Ascott Residence Trust - DBS Research 2021-01-28: Carving Out A Path Of Resilience


Ascott Residence Trust - Carving Out A Path Of Resilience

  • Ascott Residence Trust's FY20 full-year DPU of 3.03 cents exceeds estimates with divestment gain top-ups.
  • Domestic travel on a rocky road to recovery with returning COVID clusters.
  • Decline in Ascott Residence Trust's portfolio valuations of 7%.
  • Maiden acquisition into student accommodation asset class in the US.

Ascott Residence Trust's FY20 Results Summary

Sharing of past gains boost DPUs for FY20

  • Ascott Residence Trust (SGX:HMN)'s FY20 full-year distribution of S$0.0303/unit exceeded our full-year forecast of S$0.027/unit, with a 100% payout ratio. The outperformance came from a total top-up of S$45m (S$40m in 2H20), of which S$5m was previously retained from 1H20 income and S$40m from Ascott Residence Trust’s divestment reserves. See Ascott Residence Trust's announcements.
  • While greater stability in operations ensued in the latter half of the year, underlying asset performance continues to remain weak with operational outlook affected by lockdowns (in selected geographies).
  • Portfolio RevPAR declined 30% from S$70 in 1H20 to S$49 in 2H20, with a greater impact felt in 2H20 due to acceleration of the lockdowns to curb the pandemic spread.
  • Ascott Residence Trust's gearing inched higher to 36.7% due to asset devaluations; still within a comfortable level.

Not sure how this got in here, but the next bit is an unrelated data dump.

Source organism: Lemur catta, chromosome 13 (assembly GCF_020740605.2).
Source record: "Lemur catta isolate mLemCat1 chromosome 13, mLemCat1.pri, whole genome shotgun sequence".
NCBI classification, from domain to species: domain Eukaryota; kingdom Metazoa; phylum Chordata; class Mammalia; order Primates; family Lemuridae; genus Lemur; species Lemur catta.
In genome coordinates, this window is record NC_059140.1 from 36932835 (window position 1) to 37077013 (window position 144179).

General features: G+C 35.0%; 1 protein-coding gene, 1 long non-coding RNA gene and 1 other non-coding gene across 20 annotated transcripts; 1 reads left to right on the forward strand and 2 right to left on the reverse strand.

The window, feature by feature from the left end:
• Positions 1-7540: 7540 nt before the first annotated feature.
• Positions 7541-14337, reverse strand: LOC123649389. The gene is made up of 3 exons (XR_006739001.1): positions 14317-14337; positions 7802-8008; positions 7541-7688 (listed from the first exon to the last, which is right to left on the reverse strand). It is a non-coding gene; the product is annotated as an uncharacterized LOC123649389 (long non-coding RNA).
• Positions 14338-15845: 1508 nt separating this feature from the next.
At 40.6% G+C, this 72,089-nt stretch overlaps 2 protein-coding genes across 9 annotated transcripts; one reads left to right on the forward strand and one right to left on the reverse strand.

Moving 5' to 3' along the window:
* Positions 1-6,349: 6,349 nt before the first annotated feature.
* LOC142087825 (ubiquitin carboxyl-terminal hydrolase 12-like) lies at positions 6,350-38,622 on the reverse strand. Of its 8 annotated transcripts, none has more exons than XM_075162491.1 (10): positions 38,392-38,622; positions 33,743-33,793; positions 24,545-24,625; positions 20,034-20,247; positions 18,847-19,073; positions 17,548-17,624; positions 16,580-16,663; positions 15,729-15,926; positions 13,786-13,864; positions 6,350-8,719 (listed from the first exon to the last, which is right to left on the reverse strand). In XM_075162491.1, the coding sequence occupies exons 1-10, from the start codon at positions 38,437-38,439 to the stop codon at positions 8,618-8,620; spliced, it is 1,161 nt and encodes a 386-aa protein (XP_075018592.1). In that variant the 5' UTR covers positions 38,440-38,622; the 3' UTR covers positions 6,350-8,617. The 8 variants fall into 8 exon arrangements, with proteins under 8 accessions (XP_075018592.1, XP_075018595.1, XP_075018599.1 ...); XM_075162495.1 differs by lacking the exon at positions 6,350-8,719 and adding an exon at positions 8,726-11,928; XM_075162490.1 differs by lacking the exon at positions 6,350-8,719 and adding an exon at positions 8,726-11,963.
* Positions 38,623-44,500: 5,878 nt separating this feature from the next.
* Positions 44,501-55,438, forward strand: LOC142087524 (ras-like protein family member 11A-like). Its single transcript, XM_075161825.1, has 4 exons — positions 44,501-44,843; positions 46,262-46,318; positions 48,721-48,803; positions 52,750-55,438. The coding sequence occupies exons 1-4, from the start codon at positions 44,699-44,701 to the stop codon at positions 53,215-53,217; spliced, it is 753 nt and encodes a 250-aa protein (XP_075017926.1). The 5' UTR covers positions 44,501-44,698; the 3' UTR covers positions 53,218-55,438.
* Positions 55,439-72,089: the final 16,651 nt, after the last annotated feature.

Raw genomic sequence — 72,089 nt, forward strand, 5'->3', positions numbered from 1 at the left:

Outlook & Recommendation

Robust financial war chest; liquidity to weather ~3 years’ worth of fixed costs

  • We understand that there remains approximately S$200m in Ascott Residence Trust’s divestment gain reserves accumulated since 2018, of which S$40m was returned to unitholders in 2H20. These sums will come in handy in the event that the manager needs to stabilise DPU in the coming year in the event of a longer-than-anticipated upturn in the global travel market.
  • Financial war chest remains robust with ~S$1.05bn in total funds and sufficient for Ascott Residence Trust to cover ~3 years’ worth of fixed costs under the worst-case, zero-income scenario.

A mixed outlook for its key markets; but worst (in operations) is likely over

  • Ascott Residence Trust's portfolio occupancy increased q-o-q to ~45% this quarter, an indication that the freeze in travel demand that the REIT saw in 3Q20 is starting to thaw. RevPAR for assets under management contracts declined 68% y-o-y from S$158 in 2H19 to S$50 in 2H20.